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420 Ewing Hall​Newark, DE 19716<div class="ExternalClass759757892071408AB87F50E9122C8345"><p>Tiffany M. Gill is an Associate Professor of Black American Studies and History at the University of Delaware. She is the author of Beauty Shop Politics: African American Women's Activism in the Beauty Industry (University of Illinois Press, 2010) which was awarded the 2010 Letitia Woods Brown Memorial Book Prize by the Association of Black Women Historians. Dr. Gill’s research has been supported by fellowships from the American Association for University Women, the Newcomen Society, as well as the John Hope Franklin Center for Documentary Studies. Before joining the faculty of the University of Delaware in 2013, she taught at the University of Texas at Austin and was a recipient of the 2010 Regents' Outstanding Teaching Award for excellence in undergraduate education.</p></div><div class="ExternalClass890C0D9C7DD44E4F8488E41663FD776E"><h4><br></h4></div><p>​</p><div class="ExternalClass5DB9C66D96E04FDEAE5D79DE991AE59F"><p>​Professor Gill’s research interests include African American History, African American Women’s History, the history of black entrepreneurship, fashion and beauty studies, and travel and migration throughout the African Diaspora. Currently, she is at work on a book manuscript tentatively titled, “Intentional Tourists: International Leisure Travel and the Making of Black Global Citizens.”</p></div><div class="ExternalClassDEF7F423C0374F228B0D895A7DEFACAB"><h4>Civil Rights, African American Women’s History, Studies of Race and Beauty.</h4></div><div class="ExternalClassE7234C30396B49E9BF51C16A2BE9CE6D"><p>​</p><h4>Books:</h4><ul><li><em>Beauty Shop Politics: African American Women's Activism in the Beauty Industry</em> (University of Illinois Press, 2010)</li></ul><h4>Articles and Book Chapters</h4><ul><li>“`I Had My Own Business…So I didn’t Have to Worry’: Beauty Salons, Beauty Culturists, and Black Community Life,” in Nancy Hewitt and Kirsten Delegard, eds., <em>Women, Families, and Communities</em> (Volume 2), (Prentice Hall, 2008), 92-111.</li><li>“‘The First Thing Every Negro Girl Does’: Black Beauty Culture, Racial Politics, and the Construction of Modern Black Womanhood, 1905-1925,” in Elspeth Brown, Catherine Gudis, and Marina Moskowitz, eds., <em>Cultures of Commerce: Representation and American Business Culture, 1877-1960, </em>(Palgrave Macmillian, 2006), 143-169.</li></ul><p></p></div>Research InterestsTeaching InterestsPublicationstgill@udel.eduhttps://www.history.udel.edu/Documents%20Bios%20CVs/faculty/gill-tiffany-cv.pdfGill, Tiffany302-831-6307<img alt="" src="/Images%20Bios/faculty/Gill_Tiffany.jpg" style="BORDER:0px solid;" />Associate Professor of Africana Studies & History Cochran Scholarhttp://primus.nss.udel.edu/CoursesSearch/search-results?first_instr_name=Gill,Tiffany

 

 

To Turn the Whole World Over, Black Women and InternationalismGill, TiffanyNicole Anae, Keisha N. Blain, Brandon R. Byrd, Stephanie Beck Cohen, Anne Donlon, Tiffany N. Florvil, Kim Gallon, Dayo F. Gore, Annette K. Joseph-Gabriel, Grace V. Leslie, Michael O. West, and Julia Erin WoodUniversity of Illinois Press2019https://www.press.uillinois.edu/books/catalog/62fzd4zn9780252042317.html<p>​Black women undertook an energetic and unprecedented engagement with internationalism from the late nineteenth century to the 1970s. In many cases, their work reflected a complex effort to merge internationalism with issues of women's rights and with feminist concerns. <em>To Turn the Whole World Over</em> examines these and other issues with a collection of cutting-edge essays on black women's internationalism in this pivotal era and beyond. Analyzing the contours of gender within black internationalism, scholars examine the range and complexity of black women's global engagements. At the same time, they focus on these women's remarkable experiences in shaping internationalist movements and dialogues. The essays explore the travels and migrations of black women; the internationalist writings of women from Paris to Chicago to Spain; black women advocating for internationalism through art and performance; and the involvement of black women in politics, activism, and global freedom struggles. </p><p>Reviews:<br></p><p>"Thorough, critical, and well-executed." --<em>Ms. Magazine</em></p><p>"These collected accounts of globetrotting black women transform and expand the concept of black internationalism. Whether traveling for political, leisure, or educational reasons, all of the women whose lives are highlighted here needed to see the world for themselves and to develop their own ideas about their places in it. Their courage and intellectual curiosity drove them to explore the world and make it theirs."--Barbara D. Savage, author of <em>Your Spirits Walk Beside Us: The Politics of Black Religion<br></em></p><p><em></em> "<em>To Turn the Whole World Over</em> is a brilliant, timely, must-read book for the study of black women’s internationalism and the unfinished struggle for global black freedom."--Erik S. McDuffie, author of <em>Sojourning for Freedom: Black Women, American Communism, and the Making of Black Left Feminism</em></p>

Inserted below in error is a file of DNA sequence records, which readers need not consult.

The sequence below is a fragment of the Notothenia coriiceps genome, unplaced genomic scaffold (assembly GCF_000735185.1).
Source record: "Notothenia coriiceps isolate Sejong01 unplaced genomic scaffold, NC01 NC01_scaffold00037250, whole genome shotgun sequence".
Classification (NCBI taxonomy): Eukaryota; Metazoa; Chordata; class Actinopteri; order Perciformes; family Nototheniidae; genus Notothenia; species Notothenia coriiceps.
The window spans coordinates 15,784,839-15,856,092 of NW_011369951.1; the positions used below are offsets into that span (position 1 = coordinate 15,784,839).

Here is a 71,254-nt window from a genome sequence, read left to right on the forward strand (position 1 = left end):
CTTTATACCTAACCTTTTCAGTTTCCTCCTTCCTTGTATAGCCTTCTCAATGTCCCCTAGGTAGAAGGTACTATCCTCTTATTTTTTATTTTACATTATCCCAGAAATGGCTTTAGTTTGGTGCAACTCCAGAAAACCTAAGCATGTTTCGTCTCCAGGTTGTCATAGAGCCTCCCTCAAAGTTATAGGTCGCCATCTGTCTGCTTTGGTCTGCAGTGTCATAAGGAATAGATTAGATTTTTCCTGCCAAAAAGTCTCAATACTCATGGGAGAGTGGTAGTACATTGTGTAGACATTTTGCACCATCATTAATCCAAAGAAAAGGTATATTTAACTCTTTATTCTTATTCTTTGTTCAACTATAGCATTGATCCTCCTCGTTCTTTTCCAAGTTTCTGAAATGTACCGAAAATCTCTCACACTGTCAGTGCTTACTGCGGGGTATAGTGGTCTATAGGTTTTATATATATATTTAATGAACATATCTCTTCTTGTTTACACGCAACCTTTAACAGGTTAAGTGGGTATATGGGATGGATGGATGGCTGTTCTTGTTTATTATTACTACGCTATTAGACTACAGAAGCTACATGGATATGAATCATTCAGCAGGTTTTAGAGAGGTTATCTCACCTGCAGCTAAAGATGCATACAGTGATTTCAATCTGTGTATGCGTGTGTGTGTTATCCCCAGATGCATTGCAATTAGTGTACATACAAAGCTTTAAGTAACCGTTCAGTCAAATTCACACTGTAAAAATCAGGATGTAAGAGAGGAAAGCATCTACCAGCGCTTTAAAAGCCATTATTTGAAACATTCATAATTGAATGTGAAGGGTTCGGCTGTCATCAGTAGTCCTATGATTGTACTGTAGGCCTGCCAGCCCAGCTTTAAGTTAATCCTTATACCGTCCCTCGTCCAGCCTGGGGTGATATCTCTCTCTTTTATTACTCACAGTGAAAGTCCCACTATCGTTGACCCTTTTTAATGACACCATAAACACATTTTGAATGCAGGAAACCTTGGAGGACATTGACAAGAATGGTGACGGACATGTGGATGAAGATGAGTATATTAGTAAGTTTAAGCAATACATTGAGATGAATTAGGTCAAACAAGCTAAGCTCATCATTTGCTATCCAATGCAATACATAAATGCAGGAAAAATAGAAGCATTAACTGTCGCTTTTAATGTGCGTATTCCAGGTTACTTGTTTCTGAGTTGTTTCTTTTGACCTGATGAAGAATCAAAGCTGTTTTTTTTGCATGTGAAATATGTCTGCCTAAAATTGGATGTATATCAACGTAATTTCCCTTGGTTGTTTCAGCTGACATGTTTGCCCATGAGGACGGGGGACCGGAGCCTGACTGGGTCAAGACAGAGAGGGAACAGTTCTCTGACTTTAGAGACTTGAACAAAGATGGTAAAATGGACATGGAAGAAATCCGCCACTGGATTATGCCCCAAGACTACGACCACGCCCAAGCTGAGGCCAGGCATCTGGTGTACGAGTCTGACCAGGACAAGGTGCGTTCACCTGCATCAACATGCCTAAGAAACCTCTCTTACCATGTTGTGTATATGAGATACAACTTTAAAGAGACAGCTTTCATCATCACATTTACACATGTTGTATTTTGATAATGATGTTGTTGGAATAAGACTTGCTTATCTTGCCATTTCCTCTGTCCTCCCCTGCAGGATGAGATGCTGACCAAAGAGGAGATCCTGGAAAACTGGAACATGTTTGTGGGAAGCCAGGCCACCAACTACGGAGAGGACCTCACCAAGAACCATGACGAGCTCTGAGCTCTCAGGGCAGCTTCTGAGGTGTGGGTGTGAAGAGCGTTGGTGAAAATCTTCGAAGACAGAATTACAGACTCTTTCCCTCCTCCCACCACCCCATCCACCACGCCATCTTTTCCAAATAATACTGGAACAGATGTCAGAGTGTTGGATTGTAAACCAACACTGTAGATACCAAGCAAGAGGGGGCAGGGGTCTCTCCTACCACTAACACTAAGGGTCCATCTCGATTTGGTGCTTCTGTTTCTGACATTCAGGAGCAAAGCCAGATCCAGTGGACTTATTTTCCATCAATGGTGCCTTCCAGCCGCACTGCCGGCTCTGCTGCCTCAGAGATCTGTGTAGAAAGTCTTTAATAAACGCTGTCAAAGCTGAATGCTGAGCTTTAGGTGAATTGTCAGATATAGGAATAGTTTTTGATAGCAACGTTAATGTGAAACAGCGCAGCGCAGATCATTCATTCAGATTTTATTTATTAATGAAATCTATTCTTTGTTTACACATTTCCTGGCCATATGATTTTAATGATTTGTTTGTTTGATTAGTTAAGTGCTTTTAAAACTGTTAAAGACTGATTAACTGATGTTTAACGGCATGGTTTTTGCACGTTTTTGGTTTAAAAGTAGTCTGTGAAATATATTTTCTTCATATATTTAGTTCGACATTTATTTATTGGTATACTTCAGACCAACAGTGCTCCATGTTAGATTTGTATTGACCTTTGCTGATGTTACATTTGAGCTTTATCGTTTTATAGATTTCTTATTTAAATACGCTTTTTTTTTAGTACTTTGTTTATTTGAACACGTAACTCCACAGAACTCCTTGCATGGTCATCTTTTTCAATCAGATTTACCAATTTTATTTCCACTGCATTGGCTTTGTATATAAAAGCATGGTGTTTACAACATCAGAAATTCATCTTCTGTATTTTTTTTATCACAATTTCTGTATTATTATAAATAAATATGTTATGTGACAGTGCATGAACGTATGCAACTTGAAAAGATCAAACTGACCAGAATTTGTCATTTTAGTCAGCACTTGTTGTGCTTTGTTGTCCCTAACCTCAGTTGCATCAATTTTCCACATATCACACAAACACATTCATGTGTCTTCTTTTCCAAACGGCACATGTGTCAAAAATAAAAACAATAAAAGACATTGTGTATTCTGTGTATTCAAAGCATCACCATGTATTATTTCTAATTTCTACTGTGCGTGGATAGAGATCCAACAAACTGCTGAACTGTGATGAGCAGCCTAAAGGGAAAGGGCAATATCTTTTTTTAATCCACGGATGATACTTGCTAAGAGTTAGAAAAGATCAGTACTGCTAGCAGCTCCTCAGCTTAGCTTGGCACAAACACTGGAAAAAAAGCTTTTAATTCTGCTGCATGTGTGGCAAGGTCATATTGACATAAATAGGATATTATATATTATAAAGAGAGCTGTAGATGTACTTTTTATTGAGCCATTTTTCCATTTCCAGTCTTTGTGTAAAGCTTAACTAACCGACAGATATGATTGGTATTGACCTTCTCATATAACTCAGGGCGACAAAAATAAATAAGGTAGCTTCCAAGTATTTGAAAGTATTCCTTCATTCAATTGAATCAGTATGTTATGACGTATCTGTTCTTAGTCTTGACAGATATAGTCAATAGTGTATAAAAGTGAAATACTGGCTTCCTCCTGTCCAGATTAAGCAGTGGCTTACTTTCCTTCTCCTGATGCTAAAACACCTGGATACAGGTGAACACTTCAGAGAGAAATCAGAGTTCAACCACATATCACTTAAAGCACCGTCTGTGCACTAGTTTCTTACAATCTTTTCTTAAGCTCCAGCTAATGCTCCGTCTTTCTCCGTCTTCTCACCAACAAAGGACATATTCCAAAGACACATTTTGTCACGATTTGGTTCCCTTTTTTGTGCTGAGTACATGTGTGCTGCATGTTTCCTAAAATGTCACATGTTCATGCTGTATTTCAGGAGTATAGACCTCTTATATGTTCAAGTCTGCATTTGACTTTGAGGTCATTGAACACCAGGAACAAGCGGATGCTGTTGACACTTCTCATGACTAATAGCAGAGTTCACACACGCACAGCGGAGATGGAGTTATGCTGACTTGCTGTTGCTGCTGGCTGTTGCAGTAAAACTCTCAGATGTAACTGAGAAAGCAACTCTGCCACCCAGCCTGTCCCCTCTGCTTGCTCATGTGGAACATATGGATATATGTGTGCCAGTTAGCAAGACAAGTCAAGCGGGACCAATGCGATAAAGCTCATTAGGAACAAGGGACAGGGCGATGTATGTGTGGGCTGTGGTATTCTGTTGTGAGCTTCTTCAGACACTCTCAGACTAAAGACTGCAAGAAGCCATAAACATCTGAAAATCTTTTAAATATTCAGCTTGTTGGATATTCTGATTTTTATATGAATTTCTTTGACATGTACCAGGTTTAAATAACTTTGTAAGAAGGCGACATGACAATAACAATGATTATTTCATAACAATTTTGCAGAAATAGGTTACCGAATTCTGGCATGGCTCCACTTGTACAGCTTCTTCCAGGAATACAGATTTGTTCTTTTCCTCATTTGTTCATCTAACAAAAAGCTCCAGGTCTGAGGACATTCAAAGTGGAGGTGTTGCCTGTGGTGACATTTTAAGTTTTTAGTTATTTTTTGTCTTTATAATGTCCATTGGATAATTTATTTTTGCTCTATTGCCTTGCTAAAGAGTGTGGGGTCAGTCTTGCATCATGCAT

Beauty Shop Politics: African American Women's Activism in the Beauty IndustryGill, TiffanyUniversity of Illinois Press2010https://www.press.uillinois.edu/books/catalog/86hdc8fp9780252035050.html<h5>Awards and Recognition:</h5><p>Winner of the 2010 Letitia Woods Brown Memorial Book Award</p><p>A bold reassessment of black beauty salons as vital sites for social change.</p><p>Looking through the lens of black business history, <em>Beauty Shop Politics</em> shows how black beauticians in the Jim Crow era parlayed their economic independence and access to a public community space into platforms for activism. Tiffany M. Gill argues that the beauty industry played a crucial role in the creation of the modern black female identity and that the seemingly frivolous space of a beauty salon actually has stimulated social, political, and economic change. </p><p>From the founding of the National Negro Business League in 1900 and onward, African Americans have embraced the entrepreneurial spirit by starting their own businesses, but black women's forays into the business world were overshadowed by those of black men. With a broad scope that encompasses the role of gossip in salons, ethnic beauty products, and the social meanings of African American hair textures, Gill shows how African American beauty entrepreneurs built and sustained a vibrant culture of activism in beauty salons and schools. Enhanced by lucid portrayals of black beauticians and drawing on archival research and oral histories, <em>Beauty Shop Politics</em> conveys the everyday operations and rich culture of black beauty salons as well as their role in building community.</p>